On December 10, 2006, the defendant and his mother had another conversation in which his mother said that if Baker and Senter "don't show up to Court, the case is thrown." The defendant agreed, and his mother responded, "Well I can't wait to see [Senter] show up, I mean that's gonna be quite the interesting case." The defendant replied that he was "gonna try to stare at her the whole time. I'm . . . just gonna like stare both of them down. [Baker] and [Senter]."

On January 18, 2007, Senter testified before the Strafford County Grand Jury that she never identified the defendant. She stated that she had been threatened: "I have had threats saying that I am going to be shot, I am going to be dead . . . my father's car had $2,000 worth of vandalism done to it and my grandmother's as well." She also testified that she had received threats on her cell phone and MySpace page. Senter stated that she did not know who was threatening her, but stated "that is exactly why I did not want to call the police. This is exactly why I did not want to get involved because I am going to lose my life either way."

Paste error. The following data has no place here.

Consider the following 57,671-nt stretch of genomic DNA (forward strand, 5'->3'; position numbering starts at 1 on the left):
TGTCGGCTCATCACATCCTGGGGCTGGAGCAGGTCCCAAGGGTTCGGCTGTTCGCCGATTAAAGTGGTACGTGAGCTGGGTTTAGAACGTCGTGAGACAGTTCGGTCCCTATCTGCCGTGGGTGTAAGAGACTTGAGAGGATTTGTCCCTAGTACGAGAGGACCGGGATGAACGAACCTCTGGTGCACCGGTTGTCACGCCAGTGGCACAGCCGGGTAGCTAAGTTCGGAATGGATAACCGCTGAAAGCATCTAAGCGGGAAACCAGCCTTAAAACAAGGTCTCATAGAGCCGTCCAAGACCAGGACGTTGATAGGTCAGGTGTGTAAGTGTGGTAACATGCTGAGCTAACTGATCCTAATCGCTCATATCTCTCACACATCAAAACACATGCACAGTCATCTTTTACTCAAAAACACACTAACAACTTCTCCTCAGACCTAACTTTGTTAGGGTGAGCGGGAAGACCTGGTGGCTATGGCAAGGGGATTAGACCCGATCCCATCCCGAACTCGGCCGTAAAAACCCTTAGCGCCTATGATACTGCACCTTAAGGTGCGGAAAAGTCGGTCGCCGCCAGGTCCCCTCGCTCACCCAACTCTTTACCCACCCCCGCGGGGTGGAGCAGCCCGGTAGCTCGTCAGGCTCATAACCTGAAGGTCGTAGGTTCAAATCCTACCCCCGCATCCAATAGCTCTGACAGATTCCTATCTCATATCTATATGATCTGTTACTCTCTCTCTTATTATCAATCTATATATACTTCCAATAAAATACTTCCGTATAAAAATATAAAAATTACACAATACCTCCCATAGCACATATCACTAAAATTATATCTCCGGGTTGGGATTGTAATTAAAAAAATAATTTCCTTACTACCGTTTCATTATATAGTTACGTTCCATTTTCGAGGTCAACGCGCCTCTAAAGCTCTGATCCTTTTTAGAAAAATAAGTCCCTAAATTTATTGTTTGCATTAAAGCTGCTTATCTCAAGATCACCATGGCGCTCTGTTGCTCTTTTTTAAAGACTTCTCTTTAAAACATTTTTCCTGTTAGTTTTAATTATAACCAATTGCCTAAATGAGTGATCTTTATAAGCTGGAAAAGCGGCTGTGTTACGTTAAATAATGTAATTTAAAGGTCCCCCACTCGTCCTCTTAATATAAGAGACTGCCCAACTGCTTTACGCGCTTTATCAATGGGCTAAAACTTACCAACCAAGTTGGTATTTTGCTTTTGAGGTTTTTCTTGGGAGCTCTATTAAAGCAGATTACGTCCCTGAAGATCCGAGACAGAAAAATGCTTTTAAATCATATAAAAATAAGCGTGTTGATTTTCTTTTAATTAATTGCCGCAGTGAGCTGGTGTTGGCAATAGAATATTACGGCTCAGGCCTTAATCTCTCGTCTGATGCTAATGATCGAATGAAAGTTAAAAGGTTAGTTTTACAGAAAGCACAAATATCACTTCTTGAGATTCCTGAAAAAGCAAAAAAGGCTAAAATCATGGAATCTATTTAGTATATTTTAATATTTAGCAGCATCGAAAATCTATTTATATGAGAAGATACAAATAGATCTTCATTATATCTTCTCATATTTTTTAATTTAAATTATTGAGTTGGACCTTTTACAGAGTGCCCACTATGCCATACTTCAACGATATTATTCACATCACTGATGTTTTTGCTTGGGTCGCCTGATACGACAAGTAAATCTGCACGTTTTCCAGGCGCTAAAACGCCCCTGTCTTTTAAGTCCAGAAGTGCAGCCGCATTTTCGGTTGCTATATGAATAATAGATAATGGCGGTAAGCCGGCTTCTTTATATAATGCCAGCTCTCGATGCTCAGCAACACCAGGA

Before the defendant's trial, the State moved in limine to cross-examine the defendant's mother and Senter at trial with some of the telephone calls made by the defendant while he was in the Strafford County House of Corrections, and offer the conversations as substantive evidence of Senter and the defendant's mother's credibility and the defendant's consciousness of guilt.